Ken Tucker
August 08, 2012 AT 12:00 PM EDT

The new version of Dallas commenced its first-season finale with Larry Hagman’s J.R Ewing giving his version of a life-sustaining pep talk a comatose Bobby (Patrick Duffy), “Keep fightin’ me … I love you, Bobby,” a rare moment of sincere sentiment on the part of one of television’s greatest villains. And I’d add two things about that sentence: It’s kind of amazing that the reconstituted Dallas has managed to do justice to Hagman’s great potrait of villainy, and when I invoke sincerity in the context of J.R., it’s always undercut by J.R.’s option to turn earnestness into an even deeper form of deviousness.

The finale did a good job of further tightening the bonds between the old guard and the new. As was to be expected, fans have been divided about the worth and uses to which John Ross (Josh Henderson) Christopher (Jesse Metcalf), and the women in their lives (Julie Gonzalo’s Rebecca and Jordana Brewster’s Elena) have been put. I thought this final hour did a lot to link the new kids on the ranch (KNOTR) to the legacy of the original Dallas.

SPOILER ALERT: DON’T READ UNTIL YOU’VE SEEN THE DALLAS SEASON FINALE Certainly it was a smart move, a nice nod to long-time Dallas devotees, to have John Ross decide to use the old Ewing Oil office space as the location for the aborning “Ewing Energies” corporation, tantalizing us with the notion of John Ross and Christopher becoming business partners in part to heal their personal rifts. Shades of the old arguments followed by make-up business deals that J.R. and Bobby used to conduct. And the increased subterfuge and scurrilousness of Rebecca — did any viewer doubt that last week’s gun-shot cliffhanger would not end in Tommy, not Rebecca, receiving the bullet? — furthered the importance of this character going forward, and in the process gave Gonzalo a chance to prove she can perform at a higher level of complexity than she’s been able to do so far this season.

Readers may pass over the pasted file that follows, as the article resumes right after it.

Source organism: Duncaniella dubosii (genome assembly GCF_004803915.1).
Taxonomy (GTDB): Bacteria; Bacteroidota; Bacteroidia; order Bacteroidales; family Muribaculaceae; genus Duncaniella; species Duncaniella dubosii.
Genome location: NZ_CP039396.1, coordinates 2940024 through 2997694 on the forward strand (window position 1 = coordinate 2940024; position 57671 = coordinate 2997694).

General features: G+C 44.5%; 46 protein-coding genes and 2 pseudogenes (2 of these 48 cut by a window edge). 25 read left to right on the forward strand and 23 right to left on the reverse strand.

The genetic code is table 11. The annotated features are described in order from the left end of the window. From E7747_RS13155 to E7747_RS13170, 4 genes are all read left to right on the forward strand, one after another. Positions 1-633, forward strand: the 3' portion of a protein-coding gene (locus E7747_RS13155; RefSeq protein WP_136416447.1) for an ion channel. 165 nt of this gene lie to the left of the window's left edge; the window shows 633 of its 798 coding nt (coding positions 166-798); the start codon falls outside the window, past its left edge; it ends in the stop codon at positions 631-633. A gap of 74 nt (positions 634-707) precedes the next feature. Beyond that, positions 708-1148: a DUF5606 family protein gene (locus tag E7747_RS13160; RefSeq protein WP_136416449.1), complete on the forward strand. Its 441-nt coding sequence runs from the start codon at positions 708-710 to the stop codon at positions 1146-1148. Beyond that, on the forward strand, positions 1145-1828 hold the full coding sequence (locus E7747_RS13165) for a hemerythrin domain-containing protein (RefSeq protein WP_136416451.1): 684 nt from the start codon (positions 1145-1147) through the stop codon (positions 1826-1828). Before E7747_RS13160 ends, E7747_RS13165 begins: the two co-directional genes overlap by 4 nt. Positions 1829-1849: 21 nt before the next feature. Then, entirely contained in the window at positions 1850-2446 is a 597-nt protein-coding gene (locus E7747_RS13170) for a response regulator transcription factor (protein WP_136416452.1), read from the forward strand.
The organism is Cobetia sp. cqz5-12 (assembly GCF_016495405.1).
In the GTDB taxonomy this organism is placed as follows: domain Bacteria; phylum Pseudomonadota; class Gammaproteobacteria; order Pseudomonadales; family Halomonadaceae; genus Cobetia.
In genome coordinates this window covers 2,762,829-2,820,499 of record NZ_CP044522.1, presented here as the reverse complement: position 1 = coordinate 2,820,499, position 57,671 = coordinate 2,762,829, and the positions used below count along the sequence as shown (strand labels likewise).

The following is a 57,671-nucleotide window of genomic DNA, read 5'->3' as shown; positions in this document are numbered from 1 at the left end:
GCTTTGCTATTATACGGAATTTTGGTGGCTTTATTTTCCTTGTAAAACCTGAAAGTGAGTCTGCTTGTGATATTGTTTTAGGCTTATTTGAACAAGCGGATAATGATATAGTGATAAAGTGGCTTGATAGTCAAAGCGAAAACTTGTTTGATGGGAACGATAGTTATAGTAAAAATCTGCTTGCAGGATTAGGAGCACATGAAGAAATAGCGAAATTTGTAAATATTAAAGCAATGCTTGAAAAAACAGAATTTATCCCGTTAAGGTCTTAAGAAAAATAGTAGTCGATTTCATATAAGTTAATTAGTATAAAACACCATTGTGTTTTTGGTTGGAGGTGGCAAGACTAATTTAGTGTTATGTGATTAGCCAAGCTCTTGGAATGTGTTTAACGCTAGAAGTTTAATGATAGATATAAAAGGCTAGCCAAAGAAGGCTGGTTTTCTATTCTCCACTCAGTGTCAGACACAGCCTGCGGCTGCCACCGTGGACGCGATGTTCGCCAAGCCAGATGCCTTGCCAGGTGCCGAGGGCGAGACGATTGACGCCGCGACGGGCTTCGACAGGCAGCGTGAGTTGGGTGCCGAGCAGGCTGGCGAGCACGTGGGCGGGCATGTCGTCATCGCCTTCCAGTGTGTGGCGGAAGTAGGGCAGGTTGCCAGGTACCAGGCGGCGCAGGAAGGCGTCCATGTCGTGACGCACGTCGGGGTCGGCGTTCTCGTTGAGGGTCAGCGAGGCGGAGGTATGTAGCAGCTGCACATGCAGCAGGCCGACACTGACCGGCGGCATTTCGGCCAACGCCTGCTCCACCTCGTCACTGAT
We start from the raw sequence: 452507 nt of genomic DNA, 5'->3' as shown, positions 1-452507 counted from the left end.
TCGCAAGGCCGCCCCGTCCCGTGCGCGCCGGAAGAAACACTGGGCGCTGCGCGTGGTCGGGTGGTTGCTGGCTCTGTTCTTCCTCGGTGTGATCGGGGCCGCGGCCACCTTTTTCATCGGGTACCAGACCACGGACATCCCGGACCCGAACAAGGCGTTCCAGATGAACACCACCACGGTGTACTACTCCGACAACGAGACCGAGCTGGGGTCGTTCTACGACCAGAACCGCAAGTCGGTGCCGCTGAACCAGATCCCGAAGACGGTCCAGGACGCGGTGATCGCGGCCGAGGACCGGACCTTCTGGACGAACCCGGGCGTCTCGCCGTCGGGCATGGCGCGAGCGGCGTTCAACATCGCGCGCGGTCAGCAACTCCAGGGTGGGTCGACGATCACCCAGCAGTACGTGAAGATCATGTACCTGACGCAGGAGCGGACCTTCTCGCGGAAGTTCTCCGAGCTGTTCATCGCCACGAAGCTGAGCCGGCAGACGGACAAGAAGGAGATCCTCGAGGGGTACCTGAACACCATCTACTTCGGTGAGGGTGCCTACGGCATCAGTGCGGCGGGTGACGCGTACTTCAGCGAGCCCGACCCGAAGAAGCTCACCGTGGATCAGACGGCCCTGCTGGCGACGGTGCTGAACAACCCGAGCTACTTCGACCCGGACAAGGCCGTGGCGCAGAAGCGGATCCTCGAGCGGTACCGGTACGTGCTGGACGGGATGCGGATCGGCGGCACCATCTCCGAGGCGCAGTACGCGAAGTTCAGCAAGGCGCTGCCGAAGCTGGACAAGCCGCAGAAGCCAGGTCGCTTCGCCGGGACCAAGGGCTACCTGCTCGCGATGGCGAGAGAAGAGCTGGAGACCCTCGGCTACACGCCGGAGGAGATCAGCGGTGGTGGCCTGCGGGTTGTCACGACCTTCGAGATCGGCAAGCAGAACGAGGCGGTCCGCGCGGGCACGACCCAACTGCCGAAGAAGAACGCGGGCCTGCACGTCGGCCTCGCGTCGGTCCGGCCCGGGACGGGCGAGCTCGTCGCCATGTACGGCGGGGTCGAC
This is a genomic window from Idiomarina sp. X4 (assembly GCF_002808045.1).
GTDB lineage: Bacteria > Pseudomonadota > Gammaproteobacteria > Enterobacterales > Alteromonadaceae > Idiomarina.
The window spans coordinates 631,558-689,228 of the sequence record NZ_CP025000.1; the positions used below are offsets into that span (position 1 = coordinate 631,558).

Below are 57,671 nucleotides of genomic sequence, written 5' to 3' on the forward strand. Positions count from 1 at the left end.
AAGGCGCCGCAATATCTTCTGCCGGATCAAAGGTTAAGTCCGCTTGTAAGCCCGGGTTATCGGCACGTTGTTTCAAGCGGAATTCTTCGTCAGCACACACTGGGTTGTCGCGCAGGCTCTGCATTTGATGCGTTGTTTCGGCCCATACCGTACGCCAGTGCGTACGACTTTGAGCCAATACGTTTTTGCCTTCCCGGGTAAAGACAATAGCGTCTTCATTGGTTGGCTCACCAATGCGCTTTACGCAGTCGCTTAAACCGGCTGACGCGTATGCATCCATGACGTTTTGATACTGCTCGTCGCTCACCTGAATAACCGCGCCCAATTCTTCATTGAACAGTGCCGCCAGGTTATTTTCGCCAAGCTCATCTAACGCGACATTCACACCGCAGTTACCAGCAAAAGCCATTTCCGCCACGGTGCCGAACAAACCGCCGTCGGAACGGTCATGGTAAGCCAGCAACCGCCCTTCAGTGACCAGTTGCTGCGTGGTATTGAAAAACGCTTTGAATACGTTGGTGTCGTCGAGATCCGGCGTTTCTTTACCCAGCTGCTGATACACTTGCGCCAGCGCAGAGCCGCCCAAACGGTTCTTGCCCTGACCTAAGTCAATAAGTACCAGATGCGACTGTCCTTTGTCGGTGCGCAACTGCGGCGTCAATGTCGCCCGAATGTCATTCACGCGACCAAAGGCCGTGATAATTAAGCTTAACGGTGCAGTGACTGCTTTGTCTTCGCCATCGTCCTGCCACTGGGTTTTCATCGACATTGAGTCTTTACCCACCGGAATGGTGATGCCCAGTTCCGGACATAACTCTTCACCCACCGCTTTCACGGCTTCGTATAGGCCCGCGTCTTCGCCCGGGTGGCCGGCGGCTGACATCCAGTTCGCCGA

I was also happy to see increased activity for Brenda Strong as Ann. This was one of the series’ biggest risks, bringing in an actress known from another nighttime soap (Desperate Housewives) to replace an essential character who didn’t make the cut for the reboot (or whatever you want to call the abscence of Victoria Principal and her Pam Ewing from this series). Yet well before Housewives, Strong had long been a solid performer who’d spent her career alternating between episodic television (from Seinfeld to SportsNight) to what seemed to me to be scores of TV commercials. In short, Strong has earned the urgent agency she’s been granted on Dallas, and I thoroughly enjoyed the scene this night of her tricking Mitch Peleggi’s Rylan into incriminating himself on tape (attached to a bra that Rylan thought was about to be doffed for other reasons — Dallas is one of the few shows that depicts middle-aged people enjoying vigorous sex lives not played for ageist laughs), and Ann’s sisterhood-is-powerful allying with Linda Gray’s Sue Ellen, enabling the latter to continue her run for political office.

I’m not going to step on the nimble toes of recapper Mandi Bierly by going too heavily into this night’s plot details. I’ll just say that the revelation that Rebecca is Cliff Barnes’ daughter was a clever move, one that, as noted earlier, brings the KNOTR into the center of the J.R./Bobby feud that will continue. (I’ll mention here that a friend more steeped in Dallas lore than I said he’d figured Rebecca was Cliff’s daughter right from the new show’s pilot, and thought it was odd that Cliff Barnes’ mother was named Rebecca, yet the “new” Rebecca apparently isn’t named Rebecca. I wasn’t clear on this, since post-reveal, she was simply referred to as “Miss Barnes.” Discuss amongst yourselves.)

The final scene, with J.R. entering the Ewing-hallowed office space to join John Ross, and son asking father to “teach me every dirty trick to take the company away from Christopher and Elena,” topped by J.R.’s cheerful, “Now that’s my son, from tip to tail” — this was a fine reminder of what a snake in a Stetson J.R. is, and a deeper reminder of why we can enjoy these characters so much.

What did you think of the Dallas season finale?

Twitter: @kentucker

For more: ‘Dallas’ season finale recap: Revelations and Revenge

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